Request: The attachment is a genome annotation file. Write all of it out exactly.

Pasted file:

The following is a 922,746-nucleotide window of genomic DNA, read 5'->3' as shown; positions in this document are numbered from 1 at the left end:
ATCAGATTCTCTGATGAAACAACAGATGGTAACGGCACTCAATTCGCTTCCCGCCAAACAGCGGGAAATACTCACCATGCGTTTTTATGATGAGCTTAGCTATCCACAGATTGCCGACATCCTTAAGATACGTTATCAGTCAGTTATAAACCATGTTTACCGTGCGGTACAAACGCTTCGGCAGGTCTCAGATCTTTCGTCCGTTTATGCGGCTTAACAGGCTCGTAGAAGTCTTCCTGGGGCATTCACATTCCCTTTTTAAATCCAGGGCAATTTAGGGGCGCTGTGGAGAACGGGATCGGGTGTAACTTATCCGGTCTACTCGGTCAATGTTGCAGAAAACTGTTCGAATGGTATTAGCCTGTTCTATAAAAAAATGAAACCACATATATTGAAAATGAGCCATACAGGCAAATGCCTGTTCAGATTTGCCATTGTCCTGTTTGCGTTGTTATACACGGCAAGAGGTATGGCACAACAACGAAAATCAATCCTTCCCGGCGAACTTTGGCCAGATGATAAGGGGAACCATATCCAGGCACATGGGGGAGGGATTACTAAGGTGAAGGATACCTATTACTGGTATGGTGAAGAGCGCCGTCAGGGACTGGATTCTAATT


The following is a 922,746-nucleotide window of genomic DNA, read 5'->3' as shown; positions in this document are numbered from 1 at the left end:
ATCAGATTCTCTGATGAAACAACAGATGGTAACGGCACTCAATTCGCTTCCCGCCAAACAGCGGGAAATACTCACCATGCGTTTTTATGATGAGCTTAGCTATCCACAGATTGCCGACATCCTTAAGATACGTTATCAGTCAGTTATAAACCATGTTTACCGTGCGGTACAAACGCTTCGGCAGGTCTCAGATCTTTCGTCCGTTTATGCGGCTTAACAGGCTCGTAGAAGTCTTCCTGGGGCATTCACATTCCCTTTTTAAATCCAGGGCAATTTAGGGGCGCTGTGGAGAACGGGATCGGGTGTAACTTATCCGGTCTACTCGGTCAATGTTGCAGAAAACTGTTCGAATGGTATTAGCCTGTTCTATAAAAAAATGAAACCACATATATTGAAAATGAGCCATACAGGCAAATGCCTGTTCAGATTTGCCATTGTCCTGTTTGCGTTGTTATACACGGCAAGAGGTATGGCACAACAACGAAAATCAATCCTTCCCGGCGAACTTTGGCCAGATGATAAGGGGAACCATATCCAGGCACATGGGGGAGGGATTACTAAGGTGAAGGATACCTATTACTGGTATGGTGAAGAGCGCCGTCAGGGACTGGATTCTAATT